But what are we missing? To quote Marissa Mayer, who famously banned certain work-from-home arrangements, “[While] people are more productive when they’re alone…they’re more collaborative and innovative when they’re together.”

It’s that loss of group interaction, the absence of social cues that arise out of in-person relationships, that those who critique the virtualization of communication point to. M.I.T. professor Sherry Turkle wrote that all we do now is enjoy little “sips” of online connections, connections which have wholly substituted real conversation. The consequence: “As we ramp up the volume and velocity of online connections, we start to expect faster answers. To get these, we ask one another simpler questions; we dumb down our communications, even on the most important matters. It is as though we have all put ourselves on cable news.”

A recent study out of the University of Southern California corroborates this conclusion. The study found that it takes 4-6 seconds to process stories of virtue or social pain in others. Replacing that time with a constant, non-stop information barrage could negatively affect both our empathy and our morality. Similarly, a 2012 study out of the University of Essex concluded that while mobile telephones can facilitate certain connections, they disrupt human bonding and intimacy particularly when it comes to discussing personally meaningful topics.

Unsurprisingly, not everyone agrees that our virtual reality is taking us one step closer to social apocalypse. As one Microsoft researcher points out, every time a new technology comes around, it is accompanied by the fear that we will lose or lessen our human connections. Humans adapt instead. Another researcher concludes: “While the loss of nonverbal behaviors can negatively impact the quality of communication through electronic channels, it rarely caused permanent damage to close relationships.” And as The Atlantic argues, social media isn’t destroying our relationships; it’s enhancing them.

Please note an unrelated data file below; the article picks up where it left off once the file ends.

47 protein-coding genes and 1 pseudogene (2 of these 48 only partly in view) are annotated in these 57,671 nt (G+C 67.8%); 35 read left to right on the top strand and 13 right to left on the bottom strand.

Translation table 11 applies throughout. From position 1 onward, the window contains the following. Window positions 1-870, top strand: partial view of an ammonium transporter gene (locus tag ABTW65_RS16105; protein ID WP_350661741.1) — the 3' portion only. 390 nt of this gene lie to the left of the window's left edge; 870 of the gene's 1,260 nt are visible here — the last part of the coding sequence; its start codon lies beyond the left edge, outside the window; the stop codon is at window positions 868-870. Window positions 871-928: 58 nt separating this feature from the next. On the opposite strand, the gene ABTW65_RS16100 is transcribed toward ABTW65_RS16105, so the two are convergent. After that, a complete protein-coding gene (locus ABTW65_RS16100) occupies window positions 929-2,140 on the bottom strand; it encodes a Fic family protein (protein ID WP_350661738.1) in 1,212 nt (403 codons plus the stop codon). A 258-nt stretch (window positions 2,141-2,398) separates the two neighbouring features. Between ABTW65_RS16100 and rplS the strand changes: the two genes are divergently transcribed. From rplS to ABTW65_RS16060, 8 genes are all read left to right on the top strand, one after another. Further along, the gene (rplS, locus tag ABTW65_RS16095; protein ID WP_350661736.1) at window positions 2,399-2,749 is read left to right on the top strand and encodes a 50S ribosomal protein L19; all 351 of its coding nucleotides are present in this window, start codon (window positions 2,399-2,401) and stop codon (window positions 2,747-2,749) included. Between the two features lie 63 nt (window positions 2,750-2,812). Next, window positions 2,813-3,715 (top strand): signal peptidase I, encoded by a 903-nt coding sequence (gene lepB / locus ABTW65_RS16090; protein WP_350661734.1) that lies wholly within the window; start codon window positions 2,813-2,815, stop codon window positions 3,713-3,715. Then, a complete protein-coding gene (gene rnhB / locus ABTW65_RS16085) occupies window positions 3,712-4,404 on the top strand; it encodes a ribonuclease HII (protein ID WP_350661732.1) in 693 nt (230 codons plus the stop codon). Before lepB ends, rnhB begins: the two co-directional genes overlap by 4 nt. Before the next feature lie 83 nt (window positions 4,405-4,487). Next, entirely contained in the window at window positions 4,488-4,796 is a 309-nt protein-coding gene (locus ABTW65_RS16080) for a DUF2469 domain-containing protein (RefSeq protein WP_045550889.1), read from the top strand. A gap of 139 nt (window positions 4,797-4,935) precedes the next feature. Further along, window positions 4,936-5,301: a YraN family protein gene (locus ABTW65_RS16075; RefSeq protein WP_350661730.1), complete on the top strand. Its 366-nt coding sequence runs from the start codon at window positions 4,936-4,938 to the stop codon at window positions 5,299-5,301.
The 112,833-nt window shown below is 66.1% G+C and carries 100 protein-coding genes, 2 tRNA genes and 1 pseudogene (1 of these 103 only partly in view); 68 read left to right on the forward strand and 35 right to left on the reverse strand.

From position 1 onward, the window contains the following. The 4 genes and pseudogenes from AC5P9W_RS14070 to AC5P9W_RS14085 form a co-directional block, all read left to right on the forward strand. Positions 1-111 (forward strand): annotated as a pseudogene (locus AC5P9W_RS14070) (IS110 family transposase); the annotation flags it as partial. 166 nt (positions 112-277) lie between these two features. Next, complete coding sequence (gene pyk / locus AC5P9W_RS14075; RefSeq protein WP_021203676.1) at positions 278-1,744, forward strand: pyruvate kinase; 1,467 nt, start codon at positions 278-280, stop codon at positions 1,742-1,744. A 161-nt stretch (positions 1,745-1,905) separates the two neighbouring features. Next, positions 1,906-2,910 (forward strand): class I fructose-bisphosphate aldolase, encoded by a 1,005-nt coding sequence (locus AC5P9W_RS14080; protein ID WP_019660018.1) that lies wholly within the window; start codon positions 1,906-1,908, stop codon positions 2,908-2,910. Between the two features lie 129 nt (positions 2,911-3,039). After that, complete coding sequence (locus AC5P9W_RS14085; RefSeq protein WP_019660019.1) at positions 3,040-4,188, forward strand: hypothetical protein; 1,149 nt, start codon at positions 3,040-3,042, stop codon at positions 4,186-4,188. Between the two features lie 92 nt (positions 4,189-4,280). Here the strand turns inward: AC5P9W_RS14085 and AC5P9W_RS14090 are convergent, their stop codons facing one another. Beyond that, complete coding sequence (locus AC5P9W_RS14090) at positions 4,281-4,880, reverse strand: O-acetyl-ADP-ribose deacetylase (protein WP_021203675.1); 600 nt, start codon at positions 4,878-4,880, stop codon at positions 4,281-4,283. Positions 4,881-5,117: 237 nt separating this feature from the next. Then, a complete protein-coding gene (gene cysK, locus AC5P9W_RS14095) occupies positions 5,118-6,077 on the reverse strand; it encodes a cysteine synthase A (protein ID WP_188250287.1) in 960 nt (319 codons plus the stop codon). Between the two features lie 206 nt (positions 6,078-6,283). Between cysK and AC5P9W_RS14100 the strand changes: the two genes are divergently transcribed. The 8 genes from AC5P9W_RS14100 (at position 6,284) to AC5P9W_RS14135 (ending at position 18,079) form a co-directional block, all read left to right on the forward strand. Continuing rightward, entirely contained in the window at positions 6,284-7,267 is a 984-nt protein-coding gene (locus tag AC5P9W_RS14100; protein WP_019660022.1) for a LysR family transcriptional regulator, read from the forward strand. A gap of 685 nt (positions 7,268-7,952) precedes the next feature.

“All data I’ve seen say that people who use social media are either also more social offline; or that they have benefited from social media to keep in touch with people they otherwise could not; or that many people find fellows, peers and like-minded individuals they otherwise could not find. In other words, texting, Facebook-status updates, and Twitter conversations are not displacing face-to-face socializing — on average, they are making them stronger.”

Happy, silent and alone. Like everything, there are benefits and drawbacks. As a profession, let’s keep embracing the future, but at the same time, let’s reflect on what we’re losing from the past. If for nothing else, do it for that baby on her bouncy seat staring at her tablet computer. Give her a chance for a future with someone other than Siri.

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Michelle Silverthorn

Michelle Silverthorn

After spending seventeen years living in the Caribbean, Michelle undertook a number of around-the-world detours before ending up at the doorstep of the Commission, including four years as a general litigator in New York and Chicago. She remembers pretty much everyone she’s met in her travels but she would especially like to meet again the passengers on a January 2001 flight from Miami to JFK. At the pilot’s request, they donated enough money for Michelle, who had her wallet stolen, to get back to college safely. She would very much like to tell them all thanks.
Michelle Silverthorn